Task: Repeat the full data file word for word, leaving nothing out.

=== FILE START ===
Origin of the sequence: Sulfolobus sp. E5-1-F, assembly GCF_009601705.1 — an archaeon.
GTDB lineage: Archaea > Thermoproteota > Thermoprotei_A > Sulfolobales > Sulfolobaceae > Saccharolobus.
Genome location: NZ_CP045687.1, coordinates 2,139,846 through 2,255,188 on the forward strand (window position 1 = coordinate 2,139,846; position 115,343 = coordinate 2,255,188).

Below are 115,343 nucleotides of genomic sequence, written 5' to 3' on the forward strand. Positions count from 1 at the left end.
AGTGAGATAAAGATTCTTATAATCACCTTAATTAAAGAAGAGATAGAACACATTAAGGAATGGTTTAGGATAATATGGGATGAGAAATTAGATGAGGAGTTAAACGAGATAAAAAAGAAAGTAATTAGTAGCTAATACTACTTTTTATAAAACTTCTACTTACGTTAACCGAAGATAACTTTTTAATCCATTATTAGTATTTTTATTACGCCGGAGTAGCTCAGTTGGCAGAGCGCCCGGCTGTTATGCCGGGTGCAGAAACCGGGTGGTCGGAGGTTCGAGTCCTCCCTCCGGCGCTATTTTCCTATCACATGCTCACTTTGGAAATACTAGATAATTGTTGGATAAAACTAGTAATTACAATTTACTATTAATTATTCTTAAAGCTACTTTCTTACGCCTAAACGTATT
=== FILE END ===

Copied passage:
Origin of the sequence: Sulfolobus sp. E5-1-F, assembly GCF_009601705.1 — an archaeon.
GTDB lineage: Archaea > Thermoproteota > Thermoprotei_A > Sulfolobales > Sulfolobaceae > Saccharolobus.
Genome location: NZ_CP045687.1, coordinates 2,139,846 through 2,255,188 on the forward strand (window position 1 = coordinate 2,139,846; position 115,343 = coordinate 2,255,188).

Below are 115,343 nucleotides of genomic sequence, written 5' to 3' on the forward strand. Positions count from 1 at the left end.
AGTGAGATAAAGATTCTTATAATCACCTTAATTAAAGAAGAGATAGAACACATTAAGGAATGGTTTAGGATAATATGGGATGAGAAATTAGATGAGGAGTTAAACGAGATAAAAAAGAAAGTAATTAGTAGCTAATACTACTTTTTATAAAACTTCTACTTACGTTAACCGAAGATAACTTTTTAATCCATTATTAGTATTTTTATTACGCCGGAGTAGCTCAGTTGGCAGAGCGCCCGGCTGTTATGCCGGGTGCAGAAACCGGGTGGTCGGAGGTTCGAGTCCTCCCTCCGGCGCTATTTTCCTATCACATGCTCACTTTGGAAATACTAGATAATTGTTGGATAAAACTAGTAATTACAATTTACTATTAATTATTCTTAAAGCTACTTTCTTACGCCTAAACGTATT